The central task of a Federal Participation Act would be ensuring that our immigration society's diversity is reflected in all branches of government, in order to concretize the national policy objective. Specifically, this means increasing the number of immigrants in public service positions. Making the federal administration more intercultural would have many advantages: It would make the administration's workings more transparent to immigrants and increase their acceptance of public authorities. Finally, coexistence in an immigration society functions better if people with and without an immigration background encounter each other in different roles and environments.

In the course of refugee policy debates, the German Bundestag passed a number of legislative packages last year. Why do you still see the need for more regulation?

The Asylum Packages I and II and the Federal Integration Act only apply to refugees that came to Germany in recent times. The Asylum Packages' primary aim is accelerating asylum procedures. They only occasionally contain measures relevant to integration policy, such as increasing integration classes or relaxing the ban on temporary employment. The Federal Integration Act, however, incentivizes vocational training and eases labor market access. At the same time, the Integration Act also contains the controversial residential requirement for people that already have a residence permit. These laws then show exactly the state of indecisiveness between resistance and integration that could be ameliorated by declaring a new national policy objective in favor of integration. Measures like the ones we included in our suggestion for a Participation Act and that would foster intercultural openness are not part of the Integration Act at all.

What are the biggest barriers to the kind of legislation you envision?

Simply said, a political majority is needed. In order to pass a constitutional amendment like the implementation of the national objective “Diversity and Integration”, a two-thirds majority of members of the Bundestag and Bundesrat is needed. There is still a long way to go until then. In order to pass a Federal Participation Act, a simple Bundestag majority would suffice. Whether this majority could be established depends on a couple of factors. First, there is the parliamentary election in September. Second, the current public mood is very influential. There are few topics that are as emotionally loaded as migration and integration policy.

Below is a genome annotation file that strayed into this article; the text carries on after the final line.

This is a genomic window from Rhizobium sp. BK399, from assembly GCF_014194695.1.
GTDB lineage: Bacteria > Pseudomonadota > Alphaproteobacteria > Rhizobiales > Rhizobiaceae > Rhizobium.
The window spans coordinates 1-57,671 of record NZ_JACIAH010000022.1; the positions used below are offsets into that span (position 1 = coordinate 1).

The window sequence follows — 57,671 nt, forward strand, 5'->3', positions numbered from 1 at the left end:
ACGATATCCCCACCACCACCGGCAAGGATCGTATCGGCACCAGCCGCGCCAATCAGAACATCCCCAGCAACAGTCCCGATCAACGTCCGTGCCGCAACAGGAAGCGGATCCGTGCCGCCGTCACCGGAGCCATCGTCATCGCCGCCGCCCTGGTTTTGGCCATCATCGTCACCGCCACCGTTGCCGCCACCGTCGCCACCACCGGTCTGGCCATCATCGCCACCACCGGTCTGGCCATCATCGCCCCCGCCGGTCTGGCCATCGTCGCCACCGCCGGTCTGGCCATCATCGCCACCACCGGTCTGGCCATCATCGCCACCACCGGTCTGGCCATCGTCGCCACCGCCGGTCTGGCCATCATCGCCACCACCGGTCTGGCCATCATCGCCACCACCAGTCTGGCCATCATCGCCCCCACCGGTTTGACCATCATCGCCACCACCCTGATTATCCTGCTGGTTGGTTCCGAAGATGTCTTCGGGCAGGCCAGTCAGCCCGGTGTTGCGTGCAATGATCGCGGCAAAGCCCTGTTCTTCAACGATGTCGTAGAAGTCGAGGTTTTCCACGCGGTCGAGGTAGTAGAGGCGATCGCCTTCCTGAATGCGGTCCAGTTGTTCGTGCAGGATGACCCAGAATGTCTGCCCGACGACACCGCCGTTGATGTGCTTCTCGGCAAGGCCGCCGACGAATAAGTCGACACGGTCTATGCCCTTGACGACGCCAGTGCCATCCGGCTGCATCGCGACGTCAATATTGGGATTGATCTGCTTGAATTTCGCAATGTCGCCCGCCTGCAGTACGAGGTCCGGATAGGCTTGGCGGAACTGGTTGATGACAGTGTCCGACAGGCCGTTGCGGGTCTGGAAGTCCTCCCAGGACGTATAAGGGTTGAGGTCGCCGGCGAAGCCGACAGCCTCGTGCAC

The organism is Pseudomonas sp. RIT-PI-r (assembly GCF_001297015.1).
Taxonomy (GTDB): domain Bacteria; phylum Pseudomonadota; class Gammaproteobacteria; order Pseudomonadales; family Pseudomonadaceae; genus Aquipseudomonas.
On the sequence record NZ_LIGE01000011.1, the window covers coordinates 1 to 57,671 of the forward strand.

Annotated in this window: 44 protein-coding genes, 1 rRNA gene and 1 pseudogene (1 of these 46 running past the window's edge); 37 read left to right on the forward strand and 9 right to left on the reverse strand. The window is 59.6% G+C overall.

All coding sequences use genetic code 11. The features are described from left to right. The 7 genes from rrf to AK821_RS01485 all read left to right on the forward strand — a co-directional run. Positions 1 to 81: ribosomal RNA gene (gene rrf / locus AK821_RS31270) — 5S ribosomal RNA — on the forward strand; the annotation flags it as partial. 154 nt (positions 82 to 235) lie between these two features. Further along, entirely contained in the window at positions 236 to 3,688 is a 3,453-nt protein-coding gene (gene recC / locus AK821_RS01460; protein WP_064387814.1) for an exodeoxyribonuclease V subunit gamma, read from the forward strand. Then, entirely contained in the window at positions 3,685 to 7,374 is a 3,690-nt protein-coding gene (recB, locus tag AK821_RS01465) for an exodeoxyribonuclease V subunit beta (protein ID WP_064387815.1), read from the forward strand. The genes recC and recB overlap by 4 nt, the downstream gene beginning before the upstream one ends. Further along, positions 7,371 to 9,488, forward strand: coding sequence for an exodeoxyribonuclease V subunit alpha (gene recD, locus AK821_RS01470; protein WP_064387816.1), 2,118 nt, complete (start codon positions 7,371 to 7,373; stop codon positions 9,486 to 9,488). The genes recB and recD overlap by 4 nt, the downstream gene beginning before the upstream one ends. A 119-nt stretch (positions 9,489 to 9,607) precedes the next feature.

You've repeatedly written that laws constitute the framework for social and individual action. How can the law contribute to developing a collective identity that fosters integration?

The law and in particular the constitution are not just an ensemble of rights and duties. According to the Bundesverfassungsgericht's (Federal Constitutional court) established case law, the fundamental rights laid out in the Basic Law also constitute an objective value system. Thus, the Basic Law makes our society's central values transparent. They are the foundation on which we have to build our life together. With our demand for the national policy objective “Diversity and Integration” the Basic Law would be amended in a way that could not have been foreseen at the time of its ratification on May 23, 1949: A foundation for coexistence in an immigration society.

Thank you for speaking with us!


Dr. Johannes Eichenhofer is a research fellow and postdoc at the Law Faculty of the University Bielefeld. Further, he is deputy chairperson of DeutschPlus e.V.


The questions were asked by Dietmar Molthagen, FES.


Eichenhofer, Johannes; Dilmaghani, Farhad

Mehr Integration und Teilhabe

Zwei Vorschläge für rechtliche Neuregelungen : Gutachten
Berlin, 2016